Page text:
by Saskia Rossi-van den Broek
Marsini’s Gift – the Story of An Indo Family
When Saskia Rossi left California in 2018 to return to Holland where she was born, she did not know that her life – she was already in her sixties – would take a staggering turn. First of all, her new home, a brand new complex for Dutch-Indonesian and Moluccan seniors in Arnhem, proved to be a huge success. This comfortable, warm, and inspirational community was just the first of a series of blessings.
It is never too late
A child’s ring of Indonesian gold, soft as butter, with a shiny gemstone.
My mother’s best friend, a Javanese lady of high birth, Raden Ayu Marsini,
had given the ring to my sister when the Dutch-Indonesians were forced to leave the country.
“So you will always remember me.”
De Ring van Marsini
The book Saskia had been working on for two years, De Ring van Marsini, written in Dutch, was published in May 2019. Interviews in several newspapers and the well-known magazine Moesson followed. Thanks to this book, she was invited to deliver a speech in Arnhem on August 15, the commemoration of the surrender of Japan, a great and unexpected honor. Saskia thought of her parents when she delivered the speech, and she felt tremendously proud of her heritage.
In August 2019, at the age of 62, she found a job as a guide/hostess at the Nederlands Openluchtmuseum in Arnhem. At the Indisch Achtererf, she had the opportunity to tell Dutch families and tourists from all over the world about the history of her parents and of all Indo families. It all seemed to fit together miraculously.
Found in Translation
In the meantime, Saskia was translating her book into English (and learning how to speak Indonesian.) The English edition of her book was published in February, 2021. It received much attention in the Spring issue of the Moesson International.
Marsini’s Gift is a small book, but it tells the story of Saskia’s family and of Indo families in general. It describes their hardships, sacrifices, and sorrow, but most of all it celebrates their perseverance and guts. Despite all the violence, it is a loving tribute to the first generation. What they experienced in the 1940’s and 1950’s should be acknowledged and taught in Dutch schools as an inherent part of national Dutch history. That is what Saskia Rossi fights for.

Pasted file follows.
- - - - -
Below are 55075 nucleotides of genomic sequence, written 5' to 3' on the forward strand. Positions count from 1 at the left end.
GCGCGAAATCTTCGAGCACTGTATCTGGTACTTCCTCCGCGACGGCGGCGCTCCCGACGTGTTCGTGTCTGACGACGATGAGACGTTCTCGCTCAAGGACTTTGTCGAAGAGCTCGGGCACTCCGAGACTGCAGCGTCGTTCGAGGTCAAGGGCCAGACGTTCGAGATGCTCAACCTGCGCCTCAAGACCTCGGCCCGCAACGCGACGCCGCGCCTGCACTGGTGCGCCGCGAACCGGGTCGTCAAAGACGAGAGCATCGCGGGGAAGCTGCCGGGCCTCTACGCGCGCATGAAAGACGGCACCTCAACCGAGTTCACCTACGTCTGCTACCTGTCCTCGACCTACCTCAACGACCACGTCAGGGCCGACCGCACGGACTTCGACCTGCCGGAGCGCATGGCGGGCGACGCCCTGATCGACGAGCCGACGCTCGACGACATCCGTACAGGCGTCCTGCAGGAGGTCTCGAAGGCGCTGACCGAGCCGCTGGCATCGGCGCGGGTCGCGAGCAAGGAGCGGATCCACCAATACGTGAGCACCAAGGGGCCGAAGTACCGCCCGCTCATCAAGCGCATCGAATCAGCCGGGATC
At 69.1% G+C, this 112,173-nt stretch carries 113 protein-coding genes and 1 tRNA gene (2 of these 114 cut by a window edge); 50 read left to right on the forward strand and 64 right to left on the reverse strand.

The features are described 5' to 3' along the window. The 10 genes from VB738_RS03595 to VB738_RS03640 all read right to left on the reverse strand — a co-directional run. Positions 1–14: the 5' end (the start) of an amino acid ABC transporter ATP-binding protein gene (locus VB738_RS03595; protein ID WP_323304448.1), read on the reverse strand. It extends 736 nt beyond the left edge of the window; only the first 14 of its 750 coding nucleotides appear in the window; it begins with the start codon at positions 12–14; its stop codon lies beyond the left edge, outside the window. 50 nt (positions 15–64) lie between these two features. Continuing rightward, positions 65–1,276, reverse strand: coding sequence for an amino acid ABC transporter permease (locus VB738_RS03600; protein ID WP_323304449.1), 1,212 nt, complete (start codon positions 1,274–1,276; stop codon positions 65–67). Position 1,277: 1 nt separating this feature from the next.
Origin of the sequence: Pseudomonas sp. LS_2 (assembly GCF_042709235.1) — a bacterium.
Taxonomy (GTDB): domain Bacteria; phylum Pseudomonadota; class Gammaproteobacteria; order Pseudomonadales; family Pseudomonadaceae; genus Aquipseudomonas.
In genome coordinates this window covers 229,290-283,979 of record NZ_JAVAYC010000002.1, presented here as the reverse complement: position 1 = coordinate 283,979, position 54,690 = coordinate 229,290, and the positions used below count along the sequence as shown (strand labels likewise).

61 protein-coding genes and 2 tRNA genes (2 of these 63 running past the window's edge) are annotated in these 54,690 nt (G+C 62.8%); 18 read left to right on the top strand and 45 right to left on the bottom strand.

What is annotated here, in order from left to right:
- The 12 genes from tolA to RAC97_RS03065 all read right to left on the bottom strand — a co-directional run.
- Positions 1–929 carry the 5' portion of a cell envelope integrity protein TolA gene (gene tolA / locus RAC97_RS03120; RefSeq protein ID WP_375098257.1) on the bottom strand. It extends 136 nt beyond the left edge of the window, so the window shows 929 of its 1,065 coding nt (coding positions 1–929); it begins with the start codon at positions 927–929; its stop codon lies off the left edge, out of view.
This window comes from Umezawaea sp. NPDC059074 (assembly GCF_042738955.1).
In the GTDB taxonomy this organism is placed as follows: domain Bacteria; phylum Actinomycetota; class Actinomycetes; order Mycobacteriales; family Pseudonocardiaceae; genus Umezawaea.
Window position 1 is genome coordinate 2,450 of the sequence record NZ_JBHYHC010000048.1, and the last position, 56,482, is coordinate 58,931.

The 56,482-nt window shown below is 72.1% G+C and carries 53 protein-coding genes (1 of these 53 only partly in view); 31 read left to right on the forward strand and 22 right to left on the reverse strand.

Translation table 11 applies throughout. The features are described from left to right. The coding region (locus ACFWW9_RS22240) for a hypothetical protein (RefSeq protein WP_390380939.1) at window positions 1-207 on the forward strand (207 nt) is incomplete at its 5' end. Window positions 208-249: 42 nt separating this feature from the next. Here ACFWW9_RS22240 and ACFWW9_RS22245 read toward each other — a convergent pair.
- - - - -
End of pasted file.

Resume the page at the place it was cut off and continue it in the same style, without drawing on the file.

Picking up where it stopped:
Saskia wrote this book not only for her family, but also as a simple historical overview for the younger generation, like the young Indos in the US who cannot speak or read Dutch but who are curious about their roots. She tried to write in a way so Dutch people would understand too, so that they would understand the reasons WHY Dutch-Indonesian people moved to Holland. Saskia’s neighbors, for instance, who are college-educated and in their fifties, stated they never heard the term ‘Bersiap’. That should change, and this change should start in elementary school.
Making a Difference
Saskia Rossi did not write this book to become famous or rich. All her royalties will go to Stichting Anak Mas, a charity foundation recently created by some friends of her and herself. Stichting Anak Mas will fund small scale, social projects in Indonesia and aims at improving living conditions of those who receive no help from the Indonesian government (like Christian orphanages). You can check out the FB page of Stichting Anak Mas or the website www.stichtinganakmas.nl.
The Indo Project Interview
The Indo Project caught up with Ms. Rossi, and she answered some of TIP’s questions.
What is your book about?
It is about my family (but they represent most Indo families) and their experiences in the 1940’s and 1950’s.
Why did you write the book?
First and foremost, for my family. But also for other Indo families and for interested Dutch readers. I translated the book into English for my nieces and nephews living in the US and for all other young Indos who cannot read Dutch.
Why should people read it?
The stories of my family describe the horrors of the Japanese occupation and of the Bersiap period. In general, Dutch people don’t know much about the Bersiap. I hope my book will give them more information and insight.
Why would it especially appeal to Indos?
It is a tribute to the first generation. It describes their hardships, but also their courage and exceptional resilience.
Saskia Rossi, born in Apeldoorn, Holland, in 1957, has lived for many years in California. There she held a job in special education and did the research, which resulted in the Dutch publication of ‘De Ring van Marsini’. She has written nonfiction books before, but this one is special to her, a long cherished wish finally fulfilled. She wrote this book as a tribute to her family, but also as a simple historical overview for the younger generation, like the young Indos in California who cannot speak or read Dutch, but who are curious about their roots. For them she translated her family’s story into English.